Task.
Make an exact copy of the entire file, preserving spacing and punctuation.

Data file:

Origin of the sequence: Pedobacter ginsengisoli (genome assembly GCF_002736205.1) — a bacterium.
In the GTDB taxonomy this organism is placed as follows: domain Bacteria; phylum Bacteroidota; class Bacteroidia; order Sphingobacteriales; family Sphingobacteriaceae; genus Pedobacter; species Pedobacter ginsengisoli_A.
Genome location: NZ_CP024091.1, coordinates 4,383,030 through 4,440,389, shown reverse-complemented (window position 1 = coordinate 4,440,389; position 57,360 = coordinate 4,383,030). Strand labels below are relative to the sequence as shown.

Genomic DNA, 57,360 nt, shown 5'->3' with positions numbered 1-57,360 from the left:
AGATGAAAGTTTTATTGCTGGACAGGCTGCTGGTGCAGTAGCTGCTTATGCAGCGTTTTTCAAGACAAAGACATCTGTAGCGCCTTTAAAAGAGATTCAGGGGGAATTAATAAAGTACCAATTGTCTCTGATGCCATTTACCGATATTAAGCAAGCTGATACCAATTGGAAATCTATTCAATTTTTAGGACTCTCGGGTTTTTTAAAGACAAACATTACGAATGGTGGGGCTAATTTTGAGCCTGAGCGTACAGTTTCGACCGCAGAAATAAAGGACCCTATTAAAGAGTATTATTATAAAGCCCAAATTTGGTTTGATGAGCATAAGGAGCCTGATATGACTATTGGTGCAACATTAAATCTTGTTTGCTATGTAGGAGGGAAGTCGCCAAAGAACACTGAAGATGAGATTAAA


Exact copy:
Origin of the sequence: Pedobacter ginsengisoli (genome assembly GCF_002736205.1) — a bacterium.
In the GTDB taxonomy this organism is placed as follows: domain Bacteria; phylum Bacteroidota; class Bacteroidia; order Sphingobacteriales; family Sphingobacteriaceae; genus Pedobacter; species Pedobacter ginsengisoli_A.
Genome location: NZ_CP024091.1, coordinates 4,383,030 through 4,440,389, shown reverse-complemented (window position 1 = coordinate 4,440,389; position 57,360 = coordinate 4,383,030). Strand labels below are relative to the sequence as shown.

Genomic DNA, 57,360 nt, shown 5'->3' with positions numbered 1-57,360 from the left:
AGATGAAAGTTTTATTGCTGGACAGGCTGCTGGTGCAGTAGCTGCTTATGCAGCGTTTTTCAAGACAAAGACATCTGTAGCGCCTTTAAAAGAGATTCAGGGGGAATTAATAAAGTACCAATTGTCTCTGATGCCATTTACCGATATTAAGCAAGCTGATACCAATTGGAAATCTATTCAATTTTTAGGACTCTCGGGTTTTTTAAAGACAAACATTACGAATGGTGGGGCTAATTTTGAGCCTGAGCGTACAGTTTCGACCGCAGAAATAAAGGACCCTATTAAAGAGTATTATTATAAAGCCCAAATTTGGTTTGATGAGCATAAGGAGCCTGATATGACTATTGGTGCAACATTAAATCTTGTTTGCTATGTAGGAGGGAAGTCGCCAAAGAACACTGAAGATGAGATTAAA